Wartburg Castle sits on a steep hill overlooking the town of Eisenach in the state of Thuringia. The only access is a medieval era drawbridge and those brave enough to cross the moat will find an ideal castle. It is one of the oldest and best-preserved Romanesque castles in Germany and played a role in the life of German church reformer, Martin Luther.
Discover the unique story behind this exemplary German castle and how you might step back in time to see it.
History of the Wartburg Castle
The foundation was laid in 1067 along with a larger sister castle known as Neuenburg. By 1211, Wartburg was one of the most important princes' courts in the German Reich.
The castle became the haven of poets like Walther von der Vogelweide and eventually was the setting for the legendary Sängerkrieg or Wartburgkrieg (Minstrels' Contest) in 1207. Whether the event actually happened or not, the story of this epic contest inspired Richard Wagner 's opera Tannhäuser.
Elisabeth of Hungary lived in the castle from 1211 to 1228 and did charitable works that eventually earned her sainthood. But in 1221 she was just a 14-year-old set to marry Ludwig IV. She was canonized as a saint in 1236, just five years after her death at aged 24.
However, the castle's most famous guest was undoubtedly Martin Luther. From May 1521 to March 1522 Luther was kept here under the name Junker Jörg. This was for his own protection after his excommunication by Pope Leo X. While staying at the castle, Luther translated the New Testament from Ancient Greek into German, making it accessible to the people. The castle is still a site of pilgrimage for many of his followers.
The castle fell into disrepair over the centuries, along with much of the region during the Thirty Years' War. It was used as a refuge during this time for a ruling family.
Slowly, the castle was brought back to its original glory and on October 18th, 1817 the first Wartburgfest was held here with students and Burschenschaften (fraternities) as they celebrated German victory over Napoleon.
No longer occupied by royal families, the Wartburg Stiftung (Wartburg Foundation) was created in In 1922 to maintain the castle. Through World War II and Soviet occupation, division of the country and GDR rule, the castle remained. Extensive reconstruction was necessary in the 1950s and the castle was the site of GDR's national jubilee in 1967. It also hosted the 900th anniversary of the Wartburg's foundation, the 500th birthday of Martin Luther and the 150th anniversary of the Wartburg Festival.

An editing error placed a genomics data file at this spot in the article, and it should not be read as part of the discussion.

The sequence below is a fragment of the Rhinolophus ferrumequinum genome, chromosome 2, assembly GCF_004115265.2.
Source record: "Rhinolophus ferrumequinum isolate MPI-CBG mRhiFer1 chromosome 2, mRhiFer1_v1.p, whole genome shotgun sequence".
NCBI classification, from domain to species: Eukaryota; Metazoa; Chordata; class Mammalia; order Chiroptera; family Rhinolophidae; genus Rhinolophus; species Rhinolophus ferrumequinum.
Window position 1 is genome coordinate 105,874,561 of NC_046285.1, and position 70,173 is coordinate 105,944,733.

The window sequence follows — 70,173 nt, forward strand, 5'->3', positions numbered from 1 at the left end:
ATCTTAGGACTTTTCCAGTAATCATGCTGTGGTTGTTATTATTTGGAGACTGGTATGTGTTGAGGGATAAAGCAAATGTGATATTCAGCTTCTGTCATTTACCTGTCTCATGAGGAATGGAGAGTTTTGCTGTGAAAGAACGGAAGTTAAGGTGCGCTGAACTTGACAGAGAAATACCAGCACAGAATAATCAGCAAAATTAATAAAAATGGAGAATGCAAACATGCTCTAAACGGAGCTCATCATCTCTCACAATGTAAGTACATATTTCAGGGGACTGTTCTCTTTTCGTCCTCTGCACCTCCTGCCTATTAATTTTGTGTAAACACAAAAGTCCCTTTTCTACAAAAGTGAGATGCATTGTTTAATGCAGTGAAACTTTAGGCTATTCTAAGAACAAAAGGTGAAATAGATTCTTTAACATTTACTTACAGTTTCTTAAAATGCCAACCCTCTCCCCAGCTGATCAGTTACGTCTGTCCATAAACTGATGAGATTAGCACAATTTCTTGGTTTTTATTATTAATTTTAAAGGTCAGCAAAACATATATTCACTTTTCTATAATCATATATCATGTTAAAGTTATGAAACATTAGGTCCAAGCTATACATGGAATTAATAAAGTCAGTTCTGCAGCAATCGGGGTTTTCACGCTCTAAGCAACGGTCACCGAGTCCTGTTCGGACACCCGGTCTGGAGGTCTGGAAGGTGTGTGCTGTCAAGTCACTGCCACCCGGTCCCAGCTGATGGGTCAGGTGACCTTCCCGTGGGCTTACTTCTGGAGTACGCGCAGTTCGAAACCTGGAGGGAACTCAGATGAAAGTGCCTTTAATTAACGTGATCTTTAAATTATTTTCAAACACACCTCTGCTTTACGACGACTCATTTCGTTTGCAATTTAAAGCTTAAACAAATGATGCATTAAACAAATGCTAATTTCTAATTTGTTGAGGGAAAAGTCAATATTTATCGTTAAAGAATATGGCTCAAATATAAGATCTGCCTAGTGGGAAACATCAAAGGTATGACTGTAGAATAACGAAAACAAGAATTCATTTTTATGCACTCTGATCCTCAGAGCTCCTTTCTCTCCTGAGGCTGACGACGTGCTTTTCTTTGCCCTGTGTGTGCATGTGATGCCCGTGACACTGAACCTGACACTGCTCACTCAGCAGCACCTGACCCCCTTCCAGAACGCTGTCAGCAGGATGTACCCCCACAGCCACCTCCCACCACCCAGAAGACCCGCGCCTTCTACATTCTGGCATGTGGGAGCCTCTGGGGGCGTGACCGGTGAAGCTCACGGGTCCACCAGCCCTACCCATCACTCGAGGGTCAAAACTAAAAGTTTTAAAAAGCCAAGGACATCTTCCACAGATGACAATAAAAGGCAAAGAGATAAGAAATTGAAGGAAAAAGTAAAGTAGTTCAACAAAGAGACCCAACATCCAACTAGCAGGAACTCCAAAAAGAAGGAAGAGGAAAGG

The awesome history and architecture of Wartburg Castle was honored by being added to the list of UNESCO world heritages sites in 1999. Sadly, most of its interiors only date from the 19th century, but you can still observe much of its original structures from the 12th through 15th century. It also contains a museum covering over 900 years of German history. Tapestries, medieval musical instruments and precious silverware are all on display. It is the most-visited tourist attraction in Thuringia after Weimar.
Visitor Information for Wartburg Castle
Wartburg Castle website: www.wartburg.de
Address:Auf der Wartburg 1, 99817 Eisenach
Phone: 036 91/25 00
Opening Hours: March - October from 8:30 - 20:00; November - March from 9:00 - 17:00
Getting to Eisenach: Eisenach is located 120 miles northeast of Frankfurt.
By car - Drive the Autobahn A4 into the direction of Erfurt-Dresden; the exit 39b "Eisenach-Mitte" will take you into the town of Eisenach, where you find signs to the Wartburg.
By Bus - The town's #10 bus travels from the city center to the parking lot.
Getting to Wartburg Castle: The Castle can be reached by a walk up a steep hill (600 feet) or by a shuttle bus, that runs from the parking lot below up to the castle. A kid-only option is to ride a donkey up the hill (only in summer).
Tours of Wartburg:
- Tours available from 8:30 - 17:00 (summer) / 9:00 - 15:30 (winter). English tour at 13:30
- You can only visit the interior of the Wartburg as part of a guided tour. It is free to walk the impressive grounds.
- Tours are available in English at 13:30
- The highlight of the tour is the sparsely furnished - but impressive - cell of Martin Luther. Keep an eye out for an ink spot on the wall; it is said that Luther threw an inkwell at the devil.
Admission/Fees to Wartburg: €6-10 for adults, €4-8 for students and disabled visitors; €2 for photo and video permission
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